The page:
Brandt explains some of the things the Lord told him he needed to do: “I needed to read the scriptures every day and pray every night and keep the commandments. That night the Spirit was with me. I didn’t want to go to bed.”
Seminary class often helped Farris find answers: “I received a testimony of prayer and of tithing. I would pray about things I really needed to find out about—and then it would click in seminary. I would understand things better. What is it like when the Spirit gives you an answer? You’re calm, and you understand things. You’re not nervous. You know it’s true. You feel it in your heart.”
The students in this seminary class enjoy being together. And now every weekday morning isn’t enough. They get together every Saturday night, too.
It all started when Louise’s mother told Brett that Louise’s friends always ask her to go to the pub with them on Saturdays, but she never goes. “We decided to get the whole class together and go out and have some fun,” says Brett. “We’ve been getting together every Saturday night. It’s good fun.”
What do they do? The first week they went to the cinema, but that quickly became too expensive. So they started going to each other’s houses to play games or watch videos or just talk and talk and talk. Elaine explains, “We used to have nothing to talk about; now we don’t have enough time to talk.”
For Louise, having something else to do on Saturdays has strengthened her resolve to stay strong in the Church. “It’s a reason for me not to go with my friends from work every weekend,” she explains. “Sometimes I used to go along. I didn’t do anything I shouldn’t, but just being there didn’t feel good. It eventually wears out your spirit. I got so tired of trying to speak up for myself. But when I go with the seminary class, I can just be me. I feel accepted.”
And most of all, “Saturday nights are fun,” says Pamela. “My other friends’ standards are completely different from mine. I feel much better going to the seminary activity. We have great fun.”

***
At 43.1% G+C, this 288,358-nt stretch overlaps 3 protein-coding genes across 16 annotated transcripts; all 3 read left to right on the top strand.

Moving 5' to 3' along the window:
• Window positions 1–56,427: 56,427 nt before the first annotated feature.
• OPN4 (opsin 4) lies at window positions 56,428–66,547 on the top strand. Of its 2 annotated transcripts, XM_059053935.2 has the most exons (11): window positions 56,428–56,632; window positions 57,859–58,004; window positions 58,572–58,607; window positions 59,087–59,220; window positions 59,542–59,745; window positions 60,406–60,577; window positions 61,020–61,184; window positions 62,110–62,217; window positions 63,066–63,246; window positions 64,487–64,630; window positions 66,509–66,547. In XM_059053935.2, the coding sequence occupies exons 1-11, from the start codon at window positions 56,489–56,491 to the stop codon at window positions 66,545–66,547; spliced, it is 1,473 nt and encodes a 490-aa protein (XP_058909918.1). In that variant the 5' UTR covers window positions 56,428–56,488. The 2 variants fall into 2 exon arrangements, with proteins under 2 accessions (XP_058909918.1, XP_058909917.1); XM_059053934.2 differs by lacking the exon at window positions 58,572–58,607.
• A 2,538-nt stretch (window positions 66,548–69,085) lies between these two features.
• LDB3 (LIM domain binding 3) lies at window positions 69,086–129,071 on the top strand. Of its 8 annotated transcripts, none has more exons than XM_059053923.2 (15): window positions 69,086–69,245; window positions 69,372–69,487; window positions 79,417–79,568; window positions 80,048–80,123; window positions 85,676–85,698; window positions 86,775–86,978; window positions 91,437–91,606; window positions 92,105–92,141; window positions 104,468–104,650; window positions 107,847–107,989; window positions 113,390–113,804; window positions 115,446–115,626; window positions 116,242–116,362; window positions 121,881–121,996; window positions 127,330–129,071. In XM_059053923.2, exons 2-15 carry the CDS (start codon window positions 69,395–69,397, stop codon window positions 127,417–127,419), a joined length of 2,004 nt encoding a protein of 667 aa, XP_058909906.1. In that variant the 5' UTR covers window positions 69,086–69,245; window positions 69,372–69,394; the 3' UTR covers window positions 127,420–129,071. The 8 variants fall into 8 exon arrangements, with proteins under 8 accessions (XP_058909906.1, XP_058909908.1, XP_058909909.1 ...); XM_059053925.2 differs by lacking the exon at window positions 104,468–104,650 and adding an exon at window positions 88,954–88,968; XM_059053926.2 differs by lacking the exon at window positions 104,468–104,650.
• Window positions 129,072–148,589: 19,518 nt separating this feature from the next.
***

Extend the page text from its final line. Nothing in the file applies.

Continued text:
Derek adds, “Early-morning seminary and our activities on Saturday evenings have brought us closer, and we’re better friends. I’ve gotten a lot closer to everyone in the class, even Pamela, my sister. I wouldn’t even consider going out and getting drunk and breaking the Word of Wisdom.”
Most of all, this year of seminary has taught these students the meaning of faith. Their teacher, Rosemary Richmond, helps them learn from Church history about the faith of the early prophets and members. Her husband, Brendan, suffers from an extremely rare and damaging lung disorder and is confined to a wheelchair. Although she has the constant worry of her husband’s care and health, she is eager to prepare lessons and have the seminary class come each morning.
“Members here are very faithful, especially Rosemary, with all the trials she’s been through,” Louise says. “It makes you realize how lucky you are. In seminary we read about the Prophet Joseph Smith and the pioneers. Joseph Smith is a great man. I love him. The testimony he had never faltered. Can you imagine living back in those days? The pioneers had to walk halfway across North America just to practice what they believed. I want that sort of faith because I love the Church.”
Louise is developing that kind of faith. Every day she stands up for her beliefs. And with her small group of valiant seminary friends, she doesn’t have to stand alone. None of them do. They have found a way to strengthen each other. And that has made all the difference.